On the Radar

City National Rochdale, | May 28, 2019

FAQs on the Markets and Economy

What is the outlook for U.S. earnings?

The outlook for corporate profitability has slowed after last year’s tax cut boosted double digit gains, but with continued economic expansion, subdued inflation, and low interest rates, we see enough earnings growth ahead to push stocks higher by year-end.

Q1 earnings season is nearly complete, and S&P 500 EPS growth is now tracking roughly flat year over year.

Encouragingly, that is a much better performance than the consensus estimate of a –5% decline when the reporting season began, and highlights the overall resiliency of US corporate profitability.

Weakness continues to center around companies with higher international revenue exposure where headwinds from the stronger dollar, slower global economic growth, and trade tensions are weighing on corporate bottom lines.

Our equity portfolios are focused on domestic growers and have stayed away from export-sensitive sectors of the economy, as well as global regions like Europe that are more exposed to trade disruptions.

Our base case expectation for modest 4% profit growth in 2019 has also incorporated worst-case assumptions of further escalation in trade tariffs with China.

The May release of the University of Michigan Consumer Confidence report shows more than a 10-point jump in the survey since the beginning of the year (chart) and places it at a 15-year high.

An important caveat to this report is knowing that it was taken before the collapse in the U.S.-China trade talks.

That said, although this trade debate has garnered a lot of headlines, so far it has had very little impact on consumers.

All the gain came from the expectations component of the index. This is very unusual at this stage of the business cycle because consumers generally believe that economic growth is not going to continue indefinitely.

Being in the tenth year of this economic expansion, this is impressive. The details of the report show 62% of consumers expect the economic expansion will continue for the next year, a 15-year high. At the same time, only 36% a downturn in the next five years, a 15-year low.

This report bodes well for consumer confidence to rebound in Q2 following a weak Q1, which was due heavily to the polar vortex.

The Fed is in no rush to change the level of interest rates. Even if the economy strengthens, which it believes, the Fed plans on keeping interest rates unchanged for the year.

Although inflation, which stands at 1.6%, is below the target level of 2.0%, the Fed believes it is low due to transient reasons and will rebound. It has no plans to lower interest rates to spur inflation.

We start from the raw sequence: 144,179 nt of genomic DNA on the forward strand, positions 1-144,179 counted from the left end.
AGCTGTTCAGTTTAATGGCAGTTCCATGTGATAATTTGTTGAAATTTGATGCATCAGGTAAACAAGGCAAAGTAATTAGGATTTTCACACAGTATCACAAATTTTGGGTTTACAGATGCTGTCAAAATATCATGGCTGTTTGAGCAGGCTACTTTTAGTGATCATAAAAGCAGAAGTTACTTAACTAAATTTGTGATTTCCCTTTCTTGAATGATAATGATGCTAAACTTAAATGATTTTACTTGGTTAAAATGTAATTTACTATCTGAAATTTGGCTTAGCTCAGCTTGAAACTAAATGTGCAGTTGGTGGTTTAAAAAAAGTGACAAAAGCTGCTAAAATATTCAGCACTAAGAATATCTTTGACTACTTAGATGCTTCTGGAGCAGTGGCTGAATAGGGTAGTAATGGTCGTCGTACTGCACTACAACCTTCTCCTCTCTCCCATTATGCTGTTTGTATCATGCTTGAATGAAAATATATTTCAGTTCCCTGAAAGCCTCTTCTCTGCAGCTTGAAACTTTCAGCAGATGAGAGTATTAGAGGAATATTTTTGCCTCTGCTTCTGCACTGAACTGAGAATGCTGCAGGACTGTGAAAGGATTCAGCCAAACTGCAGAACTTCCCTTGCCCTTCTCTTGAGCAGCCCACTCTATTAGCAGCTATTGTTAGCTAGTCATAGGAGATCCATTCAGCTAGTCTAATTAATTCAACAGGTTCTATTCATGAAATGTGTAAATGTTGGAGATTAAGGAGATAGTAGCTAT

The federal funds futures market has a different view. It believes the Fed will lower interest rates this year (see chart).

City National Rochdale continues to believe the Fed will hold interest rates steady this year.

High yield (HY) municipal bonds have returned 5.3% YTD, according to the Bloomberg Barclays family of indices.

The yield earned on HY municipal bonds has dropped more quickly than the yield in investment grade municipal bonds, thus lowering the differential, a key valuation measure (see chart).

The demand for HY municipal bonds is outstripping the available supply in the market as investors have become more comfortable with the sector as the economic expansion continues to improve. Robust net inflows also support prices for HY municipal bonds, which could persist for some time despite stretched valuations.

The current yield-to-worst (YTW) on the HY municipal bond index stands at approximately 4.7%, an attractive yield for some investors, especially after the adjustment for taxes is considered.

At City National Rochdale, the rally is an opportunity to improve overall credit positioning, and to add bonds that retain adequate protections for bondholders.

Given our positive assessment of the fundamental backdrop, we remain bullish on equities in general for 2019 and continue to see attractive prospects in the opportunistic fixed income class.

Still, we believe investors should prepare for more moderate returns in the year ahead and continued volatility.

The investment landscape has grown more challenging as investors adjust to more typical late-stage expansion conditions of higher inflation, rising interest rates, and less accommodative monetary policy.

Meanwhile, concerns over global growth, trade tensions, and other geopolitical risks, mean markets will likely continue to be subject to periodic swings in sentiment and potential pullbacks.

None of this means there are not more worthwhile gains ahead for investors, but it does highlight the value of active management and the need for investors to become more selective.